The young troupe therefore chose a score with three actors who alternately play several characters and bring more than ten to life, thanks to the use of masks and shadow puppets. The video projection and the voiceover, allow the immediate adherence to the story, install the characters and the situations. The plot is thus never "capped". It is intended to be light and playful, but the specter of oppression, rampant totalitarianism, violence against women and the climate emergency with the disappearance of the sun and the arrival of darkness, are all themes addressed in this tale. who nevertheless wants to be a good child. The other challenge, musical this one, was to compose original music and songs, catchy and collective, which can appeal to both adults and children, while advancing the story. "We have chosen a musical and participatory theater where each character sings and does the chorus, a nod to the original and versified text of Edmond Rostand's Chantecler" explains Rémi Custey, director and composer of all the songs and music for the show. The action taking place on a farm, there are borrowings from country music, but also flights in the form of a nod to gospel and American blues. For the accompaniment music, which is not sung, the composer composed themes inspired by the world of old Disney films to which the poster also refers, Sleeping Beauty, but also the great classical composers, in particular Stravinsky. with his Firebird. And what about this charming and incongruous little reference to Welsh rock star Bonnie Tyler on the melody, made soft, of Holding Out for a Hero, when the fallen rooster, tickled by the little mouse Miss Nelly, hones his resentment and his pain.
Variable valve timing
In this 70-minute piece, the cast is as twirling as it is variable geometry. Juliette Raynal, whom we had already noticed in the previous piece offered by the Toile de Pandore, The Last Night of Don Juan, again by a certain Edmond Rostand, is as perfect and distinguished in Jeanne the pheasant, as she is judgmental and prophetic. in Aristotle the blackbird. Thomas Bousquet makes the sinister drawings of Aztuc the Grand Duke fly high in the sky, but he also knows how to be hilarious when he plays Gigi, the oldest hen in the henhouse who keeps her coquette gazette. And then there is of course his ladies' rooster, masterfully interpreted by Baudoin Sama, singing and cocky, by turns sure of himself, well at ease on his spurs, then deeply endearing and moving as a rooster lost and reclusive in his cave. The three actors embellish us with a wonderful number of actors, when they perfectly endorse the mimicry of this magnificent bestiary. The cockerel with outstretched beak, the pheasant snort with consummate elegance in a parade of high culture, the hen quacks and chatters like the blackbird, before cackling in rhythm with the rump.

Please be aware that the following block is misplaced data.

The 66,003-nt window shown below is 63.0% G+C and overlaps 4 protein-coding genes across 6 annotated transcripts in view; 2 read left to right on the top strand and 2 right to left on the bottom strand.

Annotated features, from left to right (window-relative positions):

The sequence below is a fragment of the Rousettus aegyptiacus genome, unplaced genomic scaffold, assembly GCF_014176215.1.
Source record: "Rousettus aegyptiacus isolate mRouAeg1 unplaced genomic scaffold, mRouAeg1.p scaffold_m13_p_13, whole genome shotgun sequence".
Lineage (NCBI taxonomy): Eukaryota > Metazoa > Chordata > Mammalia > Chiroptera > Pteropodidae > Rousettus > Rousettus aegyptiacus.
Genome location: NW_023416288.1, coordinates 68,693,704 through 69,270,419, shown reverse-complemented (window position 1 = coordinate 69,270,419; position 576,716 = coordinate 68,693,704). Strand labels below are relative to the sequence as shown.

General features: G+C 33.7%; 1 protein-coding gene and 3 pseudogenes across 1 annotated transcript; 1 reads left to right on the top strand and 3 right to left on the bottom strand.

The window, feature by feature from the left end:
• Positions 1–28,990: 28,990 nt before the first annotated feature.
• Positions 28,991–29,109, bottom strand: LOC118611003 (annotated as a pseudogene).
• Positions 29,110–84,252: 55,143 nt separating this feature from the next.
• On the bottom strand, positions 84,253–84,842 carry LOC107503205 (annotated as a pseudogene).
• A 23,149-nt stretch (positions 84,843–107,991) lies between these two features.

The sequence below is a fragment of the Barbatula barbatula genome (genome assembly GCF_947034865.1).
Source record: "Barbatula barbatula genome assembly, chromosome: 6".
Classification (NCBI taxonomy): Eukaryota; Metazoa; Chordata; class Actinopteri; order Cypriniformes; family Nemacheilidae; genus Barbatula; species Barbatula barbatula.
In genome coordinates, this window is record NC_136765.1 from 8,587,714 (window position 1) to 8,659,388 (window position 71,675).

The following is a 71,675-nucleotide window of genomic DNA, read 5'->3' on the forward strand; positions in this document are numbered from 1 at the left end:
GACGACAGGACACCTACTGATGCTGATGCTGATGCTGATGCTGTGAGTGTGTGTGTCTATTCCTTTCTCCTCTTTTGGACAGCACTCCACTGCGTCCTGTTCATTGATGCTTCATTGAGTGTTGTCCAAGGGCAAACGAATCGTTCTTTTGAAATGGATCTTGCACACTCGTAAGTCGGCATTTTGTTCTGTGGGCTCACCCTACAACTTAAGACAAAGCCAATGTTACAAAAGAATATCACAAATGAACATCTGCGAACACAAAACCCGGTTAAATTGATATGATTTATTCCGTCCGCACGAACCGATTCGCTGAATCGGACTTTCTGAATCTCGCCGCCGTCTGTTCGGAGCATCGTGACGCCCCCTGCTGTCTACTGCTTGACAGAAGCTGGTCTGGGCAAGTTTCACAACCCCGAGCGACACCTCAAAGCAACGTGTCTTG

animals of creation
In terms of costumes, Claire Malbos offers the whole colorful palette of creative animals: a flamboyant rooster, then plucked with a hanging crest, an Aztuc in all its Grand-Duke blackness, a Patou as a British dog with a thick, damp coat, faithful subject of her majesty of the henhouse, a Jeanne as a beautiful golden pheasant, helmeted, with a tapered silhouette, or even a Nelly the mouse, as a small, narrow-minded and determined rodent. The decors imagined and created by Pierre Custey are still full of discoveries and stick perfectly to the dreamlike atmosphere of the room. Will Chantecler save Jeanne the pheasant from Aztuc's evil claws? Will he find his place as king of gallinaceans in his beloved barnyard? In the end, all's well that ends well and in song in the kingdom of farm animals, since love finally triumphs over tyranny. Cocorico get up Chantecler, a show as funny as it is moving, led by an enthusiastic and friendly troupe, which will know how to soften your child's heart, but also that of parents or grandparents...
Every Saturday, September 24, 2022 to October 29, 17:00 p.m.
Sundays October 23 and 30, 2022 14 p.m.
Wednesday, October 26 at 14:00 p.m.
Montmartre-Galabru Theatre: https://theatregalabru.com/cocorico-leve-toi-chantecler
Ticket reduction: https://www.billetreduc.com/300795/evt.htm
Montmartre Galabru Theater
- 4 rue de l'Armee d'Orient - 75018 Paris
- Opposite 53 rue Lepic
- M° Blanche (line 2) or Abbesses (line 12)
- On foot 8 min (600 m)
Tourlaque (line 40) or Damrémont – Caulaincourt (line 80)
To read our last article on the same subject :